Marine Vessels and Fire Hazards

I will begin with something positive – that is, boat fires seldom happen. According to figures examining boat accidents that involve fire and explosions, on average, only two marine vessels out of a pool of one million are damaged by fire related problems or explosions.

Now comes the not so encouraging news; when fire strikes, they are often devastating. The situation is especially true for vessels that travel far offshore, where help can never be extended soon enough. It may be easy to suggest one just jump overboard and swim to safety. This argument is not without its merit if a boat catches on fire in a small lake, but if one is thousands of miles away from land, survival is surely at risk when the vessel is on fire.

Obviously due to the danger posed by possible fire on-board, the onus is on both the boat builder and the boat owner to ensure the marine vessel is fire safe. These marine vessels must be built with fire detection, prevention and suppression in mind. While on the side of the owners, they will need to stay vigilant on all potential threats, and where necessary, take pre-emptive measures on their part to further compliment the security implemented by the builders. This includes, for example, ensuring adequate fire retardant capability on the marine vessel in general, and further strengthening the fire retardant capability by procuring and installing fire safety treated products.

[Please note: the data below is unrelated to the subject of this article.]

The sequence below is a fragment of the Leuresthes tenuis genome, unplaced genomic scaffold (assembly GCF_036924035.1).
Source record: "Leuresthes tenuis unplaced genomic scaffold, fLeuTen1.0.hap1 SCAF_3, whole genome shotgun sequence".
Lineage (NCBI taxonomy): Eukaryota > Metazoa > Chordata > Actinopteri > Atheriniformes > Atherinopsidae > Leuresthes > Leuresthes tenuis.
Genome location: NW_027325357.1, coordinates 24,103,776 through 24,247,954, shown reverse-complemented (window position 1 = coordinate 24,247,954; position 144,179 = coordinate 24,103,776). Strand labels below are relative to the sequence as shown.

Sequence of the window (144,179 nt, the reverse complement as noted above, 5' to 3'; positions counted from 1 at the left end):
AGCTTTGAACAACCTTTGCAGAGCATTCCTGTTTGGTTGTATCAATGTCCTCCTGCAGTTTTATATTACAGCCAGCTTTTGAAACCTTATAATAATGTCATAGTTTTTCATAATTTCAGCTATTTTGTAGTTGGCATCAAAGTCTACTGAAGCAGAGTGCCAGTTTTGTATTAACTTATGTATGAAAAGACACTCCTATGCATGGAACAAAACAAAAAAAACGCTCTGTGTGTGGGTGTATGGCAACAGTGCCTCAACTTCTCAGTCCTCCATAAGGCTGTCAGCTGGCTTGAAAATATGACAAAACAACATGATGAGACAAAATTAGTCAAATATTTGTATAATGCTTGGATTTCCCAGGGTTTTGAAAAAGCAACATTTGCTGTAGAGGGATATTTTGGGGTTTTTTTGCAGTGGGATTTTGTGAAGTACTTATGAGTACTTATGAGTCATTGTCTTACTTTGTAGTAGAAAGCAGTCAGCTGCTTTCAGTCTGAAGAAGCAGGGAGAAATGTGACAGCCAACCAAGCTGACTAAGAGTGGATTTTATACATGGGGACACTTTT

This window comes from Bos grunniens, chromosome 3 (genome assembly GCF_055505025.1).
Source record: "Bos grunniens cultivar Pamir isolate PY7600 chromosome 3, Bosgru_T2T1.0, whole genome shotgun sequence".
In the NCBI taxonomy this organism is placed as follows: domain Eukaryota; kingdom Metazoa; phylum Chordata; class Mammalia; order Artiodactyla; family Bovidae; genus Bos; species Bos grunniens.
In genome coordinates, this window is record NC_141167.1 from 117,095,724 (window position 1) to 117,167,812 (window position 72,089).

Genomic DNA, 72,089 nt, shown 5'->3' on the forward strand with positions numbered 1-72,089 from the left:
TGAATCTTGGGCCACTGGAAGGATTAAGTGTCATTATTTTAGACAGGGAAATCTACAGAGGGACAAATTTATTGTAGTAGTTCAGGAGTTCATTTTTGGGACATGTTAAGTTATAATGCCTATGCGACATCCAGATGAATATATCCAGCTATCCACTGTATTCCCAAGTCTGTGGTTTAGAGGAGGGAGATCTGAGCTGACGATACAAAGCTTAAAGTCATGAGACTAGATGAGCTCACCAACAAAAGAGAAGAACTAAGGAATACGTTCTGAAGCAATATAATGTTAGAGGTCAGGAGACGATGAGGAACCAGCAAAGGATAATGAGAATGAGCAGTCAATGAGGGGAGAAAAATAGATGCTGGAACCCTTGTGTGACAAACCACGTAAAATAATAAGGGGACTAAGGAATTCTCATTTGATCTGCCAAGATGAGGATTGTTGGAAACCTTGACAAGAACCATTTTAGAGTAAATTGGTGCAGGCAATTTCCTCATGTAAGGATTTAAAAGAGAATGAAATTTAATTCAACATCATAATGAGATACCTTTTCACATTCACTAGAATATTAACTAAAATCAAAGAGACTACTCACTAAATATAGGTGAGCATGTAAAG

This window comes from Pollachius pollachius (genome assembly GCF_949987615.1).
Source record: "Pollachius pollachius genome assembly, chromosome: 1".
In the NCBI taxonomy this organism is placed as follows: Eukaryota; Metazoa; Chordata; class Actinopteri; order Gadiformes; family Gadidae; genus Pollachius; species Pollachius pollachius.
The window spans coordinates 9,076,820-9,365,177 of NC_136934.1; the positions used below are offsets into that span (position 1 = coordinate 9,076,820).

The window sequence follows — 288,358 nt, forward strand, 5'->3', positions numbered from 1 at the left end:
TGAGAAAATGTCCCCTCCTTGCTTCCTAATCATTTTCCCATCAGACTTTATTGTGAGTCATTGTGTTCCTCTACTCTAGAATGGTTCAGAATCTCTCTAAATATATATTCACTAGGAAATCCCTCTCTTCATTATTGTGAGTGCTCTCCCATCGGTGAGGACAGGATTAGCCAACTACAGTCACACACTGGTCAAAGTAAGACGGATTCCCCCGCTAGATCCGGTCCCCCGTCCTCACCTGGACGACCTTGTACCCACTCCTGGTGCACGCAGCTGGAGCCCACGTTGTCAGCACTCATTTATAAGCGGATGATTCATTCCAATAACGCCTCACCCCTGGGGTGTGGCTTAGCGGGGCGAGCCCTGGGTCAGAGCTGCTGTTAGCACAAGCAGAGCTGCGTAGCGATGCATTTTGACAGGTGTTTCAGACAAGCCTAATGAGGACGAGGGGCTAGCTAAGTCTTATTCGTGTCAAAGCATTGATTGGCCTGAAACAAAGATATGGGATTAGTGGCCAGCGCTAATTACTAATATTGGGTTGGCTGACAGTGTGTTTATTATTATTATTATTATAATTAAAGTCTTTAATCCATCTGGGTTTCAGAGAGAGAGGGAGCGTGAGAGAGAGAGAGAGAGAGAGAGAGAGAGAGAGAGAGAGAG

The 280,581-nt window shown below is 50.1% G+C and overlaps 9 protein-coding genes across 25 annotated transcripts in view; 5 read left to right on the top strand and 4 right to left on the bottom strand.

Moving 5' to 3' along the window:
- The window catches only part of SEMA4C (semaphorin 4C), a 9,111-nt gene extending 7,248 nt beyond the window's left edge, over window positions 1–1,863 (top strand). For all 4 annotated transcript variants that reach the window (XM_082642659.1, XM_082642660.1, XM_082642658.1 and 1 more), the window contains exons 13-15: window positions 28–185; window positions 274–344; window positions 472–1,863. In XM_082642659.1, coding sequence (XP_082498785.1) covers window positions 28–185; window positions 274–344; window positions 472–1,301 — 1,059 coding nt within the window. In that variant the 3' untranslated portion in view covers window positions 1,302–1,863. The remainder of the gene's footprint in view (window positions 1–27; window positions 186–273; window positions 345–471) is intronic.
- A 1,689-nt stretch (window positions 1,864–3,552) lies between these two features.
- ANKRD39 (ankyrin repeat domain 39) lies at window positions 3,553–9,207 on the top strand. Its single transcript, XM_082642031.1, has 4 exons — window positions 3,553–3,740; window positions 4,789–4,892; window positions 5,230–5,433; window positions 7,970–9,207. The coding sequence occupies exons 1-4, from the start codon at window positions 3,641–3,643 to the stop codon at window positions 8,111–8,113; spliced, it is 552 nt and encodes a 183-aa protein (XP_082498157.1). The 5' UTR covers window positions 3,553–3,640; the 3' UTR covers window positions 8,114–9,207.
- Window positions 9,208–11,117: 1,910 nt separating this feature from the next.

Due to the increased public awareness on fire safety, engineers now have an added responsibility. They are not just tasked to compute how much fuel is necessary to turn the propellers, make sure electricity flows smoothly everywhere and all day and night, and ensure appliances deliver the desired comfort; but also to undertake to minimize the chance for a new marine vessel to catch on fire.

It is no easy task. We know fuel is a main source of combustion, engines invariably cause heat, and electricity would generate sparks. However, all these represent the bare necessity of any marine vessel. Engineers are required to make the boat move, to supply electricity that powers the utilities on board. And to add to this complication, we have a mesh of wires running throughout the boat, typically made of copper, a super efficient conductor of fire.

Due to the inherent risks to maneuver a boat into open waters or to dock at a port, industry regulators worldwide have published stringent guidelines on the optimal and safe way to operate a boat and fixing its internal fixtures, from necessary cooling to draw heat out of the engine room, to proper insulation of wirings all through the vessel.

On the owner side, a good starting point would be to have the marine vessel covered with some insurance policy. For more pro-active measures, scrutinize the work of the builder to ensure that adequate fire protection has been adhered to. In addition, it would be wise for owners to treat all new materials to be brought on-board with fire retardant coating, so that they would not inadvertently introduce new fire hazard factors onto their boats.